To Adapt or not Adapt to Change

For some people, “change” might as well be a four-letter word. We get comfortable in our jobs, relationships, and life in general. Change can take us to places we have never been… and we may not want to go! Change appears to be at odds with comfort. In order to change, we must step outside of our comfort zone and adapt to a new situation. Conversely, feelings of comfort come from consistency, or another way of looking at it is the absence of change.

This week’s One to Grow On quote calls for a different way of looking at change. Physicist Stephen Hawking equates adapting to change with intelligence. Hawking’s statement resonates with me as experience indicates change is closer to a certainty than possibility. Am I prepared to take change head-on, adapting to change to realize the best outcome possible?

It’s Going to Happen

Change is coming. The only uncertainties are the magnitude of change and how it will impact current conditions. The speed at which change happens can be breathtaking, too. Rapid change took the marketing profession by storm in recent years. A survey of marketing professionals by Adobe found that three-fourths of them believed marketing had changed more in a two-year period than it had the previous 50 years. That is a dizzying pace of change!

change in marketing

The external environment is a driver of change. Technology advancements, changes in economic conditions, cultural shifts, and competitive actions can upset the apple cart of stability. These forces are beyond our control. However, if we turn a blind eye to them or pretend they do not matter to us, we could get swept up in change in a way that puts us at a disadvantage. The insignificant competitor today could become the thorn in your side that causes great pain. Will you apply intelligence and change, or resist in order to stay in your comfort zone?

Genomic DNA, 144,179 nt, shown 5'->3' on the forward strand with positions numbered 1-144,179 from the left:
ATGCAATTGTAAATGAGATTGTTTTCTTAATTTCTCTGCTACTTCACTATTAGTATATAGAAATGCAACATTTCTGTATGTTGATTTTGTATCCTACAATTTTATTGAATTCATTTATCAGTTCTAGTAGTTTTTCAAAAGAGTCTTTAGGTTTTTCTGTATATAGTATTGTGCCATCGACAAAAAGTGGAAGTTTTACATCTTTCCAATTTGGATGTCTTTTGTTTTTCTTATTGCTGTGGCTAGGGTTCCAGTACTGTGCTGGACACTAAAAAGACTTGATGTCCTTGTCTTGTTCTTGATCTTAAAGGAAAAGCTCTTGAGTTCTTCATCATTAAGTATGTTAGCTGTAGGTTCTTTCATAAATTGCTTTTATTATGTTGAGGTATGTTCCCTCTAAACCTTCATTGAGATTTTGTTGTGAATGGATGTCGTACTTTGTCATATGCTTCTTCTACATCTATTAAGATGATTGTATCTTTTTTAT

Why We Resist

While I buy in to Stephen Hawking’s idea that intelligence and adaptability are correlated, I see many intelligent people stubbornly resist change. Why do we resist change rather than deal with it?

  • NaivetĂ©. Ignorance is bliss, they say. However, lack of awareness of change in the external environment is anything but blissful. We must monitor for change and its potential impact on us.
  • Fear of the unknown. Change can be scary. We may be forced to make changes to the routine or even more radical changes—a new job, new boss, different clientele, or strange city, to name a few. The unknown can be avoided by not embracing change, but likely at a cost to our growth.
  • Fear of the known. The implications of change, benefits of adapting, and consequences of inaction may all be known. Yet, we do not want to embark on a path of change. It is as if we refuse to change and insist on status quo we can get our way. Good luck with that. Change is sparked by external influences. You can not wish them away.

Discern and Adapt

Change can be either a catalyst or foil to our personal growth. We can fall into a trap of resisting change, or we can be open to how we can benefit (or at least co-exist) with change. I am not suggesting all change is good, that we should blindly accept it. Sometimes, the external force driving change is someone else’s self-interest. Pressures for change could be coming from their desire to benefit. We should modify Stephen Hawking’s statement to say that intelligence is the ability to discern legitimate change and adapt to it.

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Author: Don Roy

Marketing educator, blogger, & consultant- Having fun with all of the above!

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